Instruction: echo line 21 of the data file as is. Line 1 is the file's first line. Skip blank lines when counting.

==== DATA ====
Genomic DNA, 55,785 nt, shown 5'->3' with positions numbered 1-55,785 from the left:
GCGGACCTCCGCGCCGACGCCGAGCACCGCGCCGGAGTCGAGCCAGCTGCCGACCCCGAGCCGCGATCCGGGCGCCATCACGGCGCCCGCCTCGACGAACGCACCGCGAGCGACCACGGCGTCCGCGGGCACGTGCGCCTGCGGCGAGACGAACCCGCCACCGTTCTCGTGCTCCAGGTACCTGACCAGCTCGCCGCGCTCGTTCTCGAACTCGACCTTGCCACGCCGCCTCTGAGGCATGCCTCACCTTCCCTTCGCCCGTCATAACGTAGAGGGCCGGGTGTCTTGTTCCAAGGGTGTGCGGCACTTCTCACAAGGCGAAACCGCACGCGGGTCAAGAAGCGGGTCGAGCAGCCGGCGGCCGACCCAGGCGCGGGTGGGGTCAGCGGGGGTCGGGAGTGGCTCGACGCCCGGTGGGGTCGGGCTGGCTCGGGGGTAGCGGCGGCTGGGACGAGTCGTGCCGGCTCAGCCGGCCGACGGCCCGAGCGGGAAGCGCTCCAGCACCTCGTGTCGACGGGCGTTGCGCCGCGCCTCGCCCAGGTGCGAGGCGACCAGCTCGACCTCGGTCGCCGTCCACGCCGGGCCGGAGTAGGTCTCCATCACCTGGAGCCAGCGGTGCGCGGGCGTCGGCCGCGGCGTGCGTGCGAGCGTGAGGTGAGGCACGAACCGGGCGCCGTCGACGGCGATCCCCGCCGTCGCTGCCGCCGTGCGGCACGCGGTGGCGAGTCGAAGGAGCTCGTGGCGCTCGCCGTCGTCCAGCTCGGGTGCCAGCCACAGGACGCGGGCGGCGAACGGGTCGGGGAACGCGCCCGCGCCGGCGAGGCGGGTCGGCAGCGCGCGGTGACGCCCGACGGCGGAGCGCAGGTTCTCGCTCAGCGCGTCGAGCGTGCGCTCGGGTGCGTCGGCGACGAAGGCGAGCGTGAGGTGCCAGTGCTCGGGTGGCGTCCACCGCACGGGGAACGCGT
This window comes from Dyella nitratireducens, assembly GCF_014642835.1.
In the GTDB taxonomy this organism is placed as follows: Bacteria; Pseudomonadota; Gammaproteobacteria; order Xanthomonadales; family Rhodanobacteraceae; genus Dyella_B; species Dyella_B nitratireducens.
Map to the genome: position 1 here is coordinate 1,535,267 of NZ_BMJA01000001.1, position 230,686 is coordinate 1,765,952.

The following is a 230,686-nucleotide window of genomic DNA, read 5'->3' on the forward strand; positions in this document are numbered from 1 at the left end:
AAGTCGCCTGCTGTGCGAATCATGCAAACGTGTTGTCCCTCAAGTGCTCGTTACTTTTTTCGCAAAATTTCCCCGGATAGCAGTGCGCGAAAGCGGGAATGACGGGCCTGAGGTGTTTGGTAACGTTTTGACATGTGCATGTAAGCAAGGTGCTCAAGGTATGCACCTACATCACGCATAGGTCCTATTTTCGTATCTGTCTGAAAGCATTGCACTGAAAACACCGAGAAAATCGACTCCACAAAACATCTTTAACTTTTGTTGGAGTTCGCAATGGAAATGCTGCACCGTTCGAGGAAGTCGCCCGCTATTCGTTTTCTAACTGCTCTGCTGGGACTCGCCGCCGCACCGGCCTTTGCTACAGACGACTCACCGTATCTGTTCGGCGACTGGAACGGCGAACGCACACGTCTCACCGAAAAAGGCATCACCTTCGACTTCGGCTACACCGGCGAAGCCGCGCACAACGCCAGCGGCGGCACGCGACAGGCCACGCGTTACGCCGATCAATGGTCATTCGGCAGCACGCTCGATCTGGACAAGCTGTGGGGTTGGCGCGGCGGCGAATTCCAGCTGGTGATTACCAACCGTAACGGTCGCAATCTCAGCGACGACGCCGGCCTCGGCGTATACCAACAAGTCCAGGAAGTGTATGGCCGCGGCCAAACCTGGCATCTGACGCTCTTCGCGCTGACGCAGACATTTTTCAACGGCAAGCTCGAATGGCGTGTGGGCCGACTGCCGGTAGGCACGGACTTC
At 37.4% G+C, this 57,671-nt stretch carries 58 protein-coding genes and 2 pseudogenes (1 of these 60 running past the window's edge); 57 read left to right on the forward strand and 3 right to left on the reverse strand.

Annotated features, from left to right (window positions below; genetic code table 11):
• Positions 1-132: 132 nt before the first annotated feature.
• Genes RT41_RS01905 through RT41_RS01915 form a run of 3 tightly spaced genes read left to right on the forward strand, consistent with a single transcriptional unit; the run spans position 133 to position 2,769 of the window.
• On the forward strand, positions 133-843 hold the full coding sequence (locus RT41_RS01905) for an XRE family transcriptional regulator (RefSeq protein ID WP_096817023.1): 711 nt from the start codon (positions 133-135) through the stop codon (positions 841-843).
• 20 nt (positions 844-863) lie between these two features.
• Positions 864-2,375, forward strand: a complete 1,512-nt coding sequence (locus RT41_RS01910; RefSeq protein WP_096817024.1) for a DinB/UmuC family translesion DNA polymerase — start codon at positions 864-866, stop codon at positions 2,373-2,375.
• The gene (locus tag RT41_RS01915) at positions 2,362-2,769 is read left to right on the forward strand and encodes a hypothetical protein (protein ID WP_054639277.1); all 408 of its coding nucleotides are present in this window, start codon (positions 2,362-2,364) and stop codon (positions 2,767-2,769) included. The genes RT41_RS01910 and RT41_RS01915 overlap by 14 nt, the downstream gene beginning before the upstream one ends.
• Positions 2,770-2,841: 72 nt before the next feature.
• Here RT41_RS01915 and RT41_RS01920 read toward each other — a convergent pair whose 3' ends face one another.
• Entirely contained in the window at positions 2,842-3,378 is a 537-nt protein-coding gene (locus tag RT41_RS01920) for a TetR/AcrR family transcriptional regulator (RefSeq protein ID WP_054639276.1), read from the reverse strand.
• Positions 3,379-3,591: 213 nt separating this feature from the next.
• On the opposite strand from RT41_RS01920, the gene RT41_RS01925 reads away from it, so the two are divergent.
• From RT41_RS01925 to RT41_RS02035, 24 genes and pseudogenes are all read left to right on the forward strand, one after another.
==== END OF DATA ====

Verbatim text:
• From RT41_RS01925 to RT41_RS02035, 24 genes and pseudogenes are all read left to right on the forward strand, one after another.